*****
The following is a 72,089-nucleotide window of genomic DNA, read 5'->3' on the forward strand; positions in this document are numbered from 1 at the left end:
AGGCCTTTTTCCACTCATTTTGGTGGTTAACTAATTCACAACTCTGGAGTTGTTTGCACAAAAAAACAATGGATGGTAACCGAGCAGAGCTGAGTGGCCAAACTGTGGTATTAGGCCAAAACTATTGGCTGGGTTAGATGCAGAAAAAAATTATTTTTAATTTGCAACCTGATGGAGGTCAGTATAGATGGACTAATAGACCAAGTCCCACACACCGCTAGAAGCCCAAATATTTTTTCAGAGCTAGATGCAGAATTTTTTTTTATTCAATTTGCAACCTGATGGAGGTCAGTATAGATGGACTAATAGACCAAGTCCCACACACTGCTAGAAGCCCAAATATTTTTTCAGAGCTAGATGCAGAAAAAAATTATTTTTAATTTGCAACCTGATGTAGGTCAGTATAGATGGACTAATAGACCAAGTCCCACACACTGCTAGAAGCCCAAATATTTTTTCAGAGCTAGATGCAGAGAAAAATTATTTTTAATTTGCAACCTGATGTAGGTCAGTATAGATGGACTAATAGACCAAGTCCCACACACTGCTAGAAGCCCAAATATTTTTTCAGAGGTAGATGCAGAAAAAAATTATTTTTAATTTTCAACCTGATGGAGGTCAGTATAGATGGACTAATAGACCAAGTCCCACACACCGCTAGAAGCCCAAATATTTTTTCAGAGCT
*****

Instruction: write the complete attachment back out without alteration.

The following is a 72,089-nucleotide window of genomic DNA, read 5'->3' on the forward strand; positions in this document are numbered from 1 at the left end:
AGGCCTTTTTCCACTCATTTTGGTGGTTAACTAATTCACAACTCTGGAGTTGTTTGCACAAAAAAACAATGGATGGTAACCGAGCAGAGCTGAGTGGCCAAACTGTGGTATTAGGCCAAAACTATTGGCTGGGTTAGATGCAGAAAAAAATTATTTTTAATTTGCAACCTGATGGAGGTCAGTATAGATGGACTAATAGACCAAGTCCCACACACCGCTAGAAGCCCAAATATTTTTTCAGAGCTAGATGCAGAATTTTTTTTTATTCAATTTGCAACCTGATGGAGGTCAGTATAGATGGACTAATAGACCAAGTCCCACACACTGCTAGAAGCCCAAATATTTTTTCAGAGCTAGATGCAGAAAAAAATTATTTTTAATTTGCAACCTGATGTAGGTCAGTATAGATGGACTAATAGACCAAGTCCCACACACTGCTAGAAGCCCAAATATTTTTTCAGAGCTAGATGCAGAGAAAAATTATTTTTAATTTGCAACCTGATGTAGGTCAGTATAGATGGACTAATAGACCAAGTCCCACACACTGCTAGAAGCCCAAATATTTTTTCAGAGGTAGATGCAGAAAAAAATTATTTTTAATTTTCAACCTGATGGAGGTCAGTATAGATGGACTAATAGACCAAGTCCCACACACCGCTAGAAGCCCAAATATTTTTTCAGAGCT